FROM VACCINE

A Chinese study demonstrates a reduction of maternally derived antibodies in infants prior to vaccination for measles and human enterovirus 71 (EV71), and for coxsackievirus (CoxA16), for which there currently is no vaccine.

EV71 and CoxA16 are enteroviruses that are common agents of hand-foot-and-mouth disease. Some patients infected with EV71 or CoxA16 develop neurological and systemic complications that can kill them. An EV71 vaccine, which is initially administered at 6 months, has been licensed in China since December 2015.

Results of the study showed a decrease of measles antibody concentration from month 0 (1,410 mIU/mL), to month 3 (195 mIU/mL), and month 6 (22 mIU/mL). A comparable trend was observed for EV71 and CoxA16. Based on these analyses, 87% of infants at month 0, 25% at 3 months, and 3% at 6 months were measles antibody positive. The percentage of infants antibody seropositive for EV71 and CoxA16, respectively, was 72% and 73% at 0 months, 33% and 30% at 3 months, and 7% and 6% at 6 months (Vaccine. 2017. doi: 10.1016/j.vaccine.2017.06.002 ).

In a longitudinally designed study conducted by Chuanxi Fu and Jichuan Shen of Guangzhou (China) Center for Disease Control and Prevention, and their associates, sera was collected from 717 infants ages 0, 3, and 6 months, and examined for levels of measles IgG antibodies, and neutralizing antibodies for EV71 and CoxA16. Measles IgG antibody concentration from 717, 233, and 75 sera were assessed in infants of 0 month, 3 months, and 6 months, and 225, 217, and 72 sera were assessed for EV71 and CoxA16 at these time periods.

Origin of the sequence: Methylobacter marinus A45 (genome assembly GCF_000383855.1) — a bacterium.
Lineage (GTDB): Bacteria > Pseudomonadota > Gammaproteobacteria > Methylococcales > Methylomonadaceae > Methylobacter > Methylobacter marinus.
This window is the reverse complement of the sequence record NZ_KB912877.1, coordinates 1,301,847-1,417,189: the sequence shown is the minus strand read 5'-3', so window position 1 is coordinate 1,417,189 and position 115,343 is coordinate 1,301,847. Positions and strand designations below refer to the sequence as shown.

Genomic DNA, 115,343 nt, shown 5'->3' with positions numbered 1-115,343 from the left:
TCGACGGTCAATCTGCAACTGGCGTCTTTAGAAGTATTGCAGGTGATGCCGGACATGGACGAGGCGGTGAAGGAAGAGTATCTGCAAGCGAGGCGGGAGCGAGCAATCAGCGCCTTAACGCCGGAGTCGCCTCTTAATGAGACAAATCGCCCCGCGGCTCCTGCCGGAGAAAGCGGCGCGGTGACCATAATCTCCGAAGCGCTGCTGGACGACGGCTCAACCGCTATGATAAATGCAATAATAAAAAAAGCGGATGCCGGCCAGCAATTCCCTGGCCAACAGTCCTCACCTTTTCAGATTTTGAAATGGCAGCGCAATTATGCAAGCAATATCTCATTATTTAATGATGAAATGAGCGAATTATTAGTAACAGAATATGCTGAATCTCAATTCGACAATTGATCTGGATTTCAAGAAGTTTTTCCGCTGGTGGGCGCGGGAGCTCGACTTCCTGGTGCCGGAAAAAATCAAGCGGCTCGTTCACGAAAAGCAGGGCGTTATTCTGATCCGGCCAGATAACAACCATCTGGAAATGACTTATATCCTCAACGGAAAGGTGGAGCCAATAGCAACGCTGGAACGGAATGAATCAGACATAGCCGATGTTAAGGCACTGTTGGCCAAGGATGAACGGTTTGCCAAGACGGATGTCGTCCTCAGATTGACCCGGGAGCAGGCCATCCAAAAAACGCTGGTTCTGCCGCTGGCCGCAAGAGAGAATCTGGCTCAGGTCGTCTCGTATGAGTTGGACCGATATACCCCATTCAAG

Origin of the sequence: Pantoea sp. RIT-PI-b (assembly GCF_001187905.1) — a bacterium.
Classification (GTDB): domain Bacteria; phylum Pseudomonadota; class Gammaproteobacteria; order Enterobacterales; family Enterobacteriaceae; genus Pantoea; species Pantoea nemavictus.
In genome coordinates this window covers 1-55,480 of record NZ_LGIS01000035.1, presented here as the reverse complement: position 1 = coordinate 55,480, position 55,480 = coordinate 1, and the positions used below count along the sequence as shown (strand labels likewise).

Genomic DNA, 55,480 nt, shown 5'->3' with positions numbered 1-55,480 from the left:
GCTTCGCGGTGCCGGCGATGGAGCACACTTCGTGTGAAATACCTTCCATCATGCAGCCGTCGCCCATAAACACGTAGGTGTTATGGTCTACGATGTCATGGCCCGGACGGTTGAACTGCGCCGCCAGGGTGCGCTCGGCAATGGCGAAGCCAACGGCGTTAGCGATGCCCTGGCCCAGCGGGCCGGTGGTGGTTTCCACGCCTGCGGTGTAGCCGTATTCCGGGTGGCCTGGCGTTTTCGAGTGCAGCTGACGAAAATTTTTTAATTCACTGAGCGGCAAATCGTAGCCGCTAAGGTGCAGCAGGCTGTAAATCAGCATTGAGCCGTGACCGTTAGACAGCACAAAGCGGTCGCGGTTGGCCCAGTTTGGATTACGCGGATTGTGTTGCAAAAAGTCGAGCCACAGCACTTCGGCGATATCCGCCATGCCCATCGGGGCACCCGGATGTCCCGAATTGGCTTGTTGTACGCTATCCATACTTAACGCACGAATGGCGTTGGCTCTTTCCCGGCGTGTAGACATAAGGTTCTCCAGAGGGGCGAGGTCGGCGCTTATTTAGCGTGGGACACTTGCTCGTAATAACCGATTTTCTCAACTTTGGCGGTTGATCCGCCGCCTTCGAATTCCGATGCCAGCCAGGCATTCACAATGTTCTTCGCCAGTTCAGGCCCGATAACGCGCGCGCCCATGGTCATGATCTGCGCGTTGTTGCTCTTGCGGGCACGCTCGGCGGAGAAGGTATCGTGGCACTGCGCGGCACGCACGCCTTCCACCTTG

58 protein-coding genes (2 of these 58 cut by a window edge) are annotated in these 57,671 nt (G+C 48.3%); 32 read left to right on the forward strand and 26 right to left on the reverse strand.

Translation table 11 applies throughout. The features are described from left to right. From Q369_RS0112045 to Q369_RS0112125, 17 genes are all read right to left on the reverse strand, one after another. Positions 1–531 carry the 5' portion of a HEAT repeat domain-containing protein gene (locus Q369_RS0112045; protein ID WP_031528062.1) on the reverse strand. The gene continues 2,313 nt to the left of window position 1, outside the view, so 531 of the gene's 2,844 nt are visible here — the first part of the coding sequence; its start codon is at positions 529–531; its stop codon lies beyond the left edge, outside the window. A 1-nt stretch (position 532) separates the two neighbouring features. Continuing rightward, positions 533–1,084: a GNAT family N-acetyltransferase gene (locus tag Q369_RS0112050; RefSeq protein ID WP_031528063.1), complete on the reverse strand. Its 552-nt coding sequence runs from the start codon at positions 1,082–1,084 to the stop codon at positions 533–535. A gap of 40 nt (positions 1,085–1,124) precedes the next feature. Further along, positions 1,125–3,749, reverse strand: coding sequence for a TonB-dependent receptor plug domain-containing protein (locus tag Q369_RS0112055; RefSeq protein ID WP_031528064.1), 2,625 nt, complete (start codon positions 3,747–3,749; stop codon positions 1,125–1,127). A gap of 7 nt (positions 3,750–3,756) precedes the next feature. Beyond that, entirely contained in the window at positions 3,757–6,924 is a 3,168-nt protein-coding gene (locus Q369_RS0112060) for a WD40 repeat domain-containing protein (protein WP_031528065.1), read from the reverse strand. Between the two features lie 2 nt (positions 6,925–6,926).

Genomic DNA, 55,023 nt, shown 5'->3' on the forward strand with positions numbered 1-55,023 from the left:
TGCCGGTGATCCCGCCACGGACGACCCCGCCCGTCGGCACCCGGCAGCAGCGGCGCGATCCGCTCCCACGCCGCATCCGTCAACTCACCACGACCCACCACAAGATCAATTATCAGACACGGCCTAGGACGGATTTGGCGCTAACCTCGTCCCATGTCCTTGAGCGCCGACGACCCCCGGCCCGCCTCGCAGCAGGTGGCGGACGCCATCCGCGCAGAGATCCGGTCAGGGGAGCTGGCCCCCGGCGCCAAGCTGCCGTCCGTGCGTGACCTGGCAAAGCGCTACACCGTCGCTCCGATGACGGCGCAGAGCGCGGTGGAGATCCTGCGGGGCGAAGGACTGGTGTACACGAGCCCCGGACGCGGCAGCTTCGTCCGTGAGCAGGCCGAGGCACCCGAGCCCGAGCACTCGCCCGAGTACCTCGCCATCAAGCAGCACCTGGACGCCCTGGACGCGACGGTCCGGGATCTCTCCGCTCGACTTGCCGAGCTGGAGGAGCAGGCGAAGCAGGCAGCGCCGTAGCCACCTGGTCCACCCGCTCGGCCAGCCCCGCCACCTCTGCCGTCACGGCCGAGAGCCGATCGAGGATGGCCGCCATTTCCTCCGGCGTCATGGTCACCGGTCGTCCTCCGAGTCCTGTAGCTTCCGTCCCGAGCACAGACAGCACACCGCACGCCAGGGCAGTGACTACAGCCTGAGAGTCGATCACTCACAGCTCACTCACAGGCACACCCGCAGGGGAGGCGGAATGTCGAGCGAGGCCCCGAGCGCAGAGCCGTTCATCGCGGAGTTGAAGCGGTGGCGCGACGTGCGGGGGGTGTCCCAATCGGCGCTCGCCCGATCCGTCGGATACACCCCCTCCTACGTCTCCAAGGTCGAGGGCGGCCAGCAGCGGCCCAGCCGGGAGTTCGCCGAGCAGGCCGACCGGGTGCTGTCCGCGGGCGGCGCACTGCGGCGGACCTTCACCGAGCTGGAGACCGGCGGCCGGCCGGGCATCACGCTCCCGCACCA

This study provides evidence of the rapid declining of measles antibodies in infants prior to vaccination under the Expanded Program on Immunization schedule in China, and confirms the rapid decrease of measles antibody levels suggested by prior cross-sectional studies in China. “Further modifications of vaccination strategies for measles, earlier vaccination for EV71 infection, and development and provision of a CoxA16 vaccine should be investigated and considered in the future,” concluded the researchers.

mkalaycio@frontlinemedcom.com

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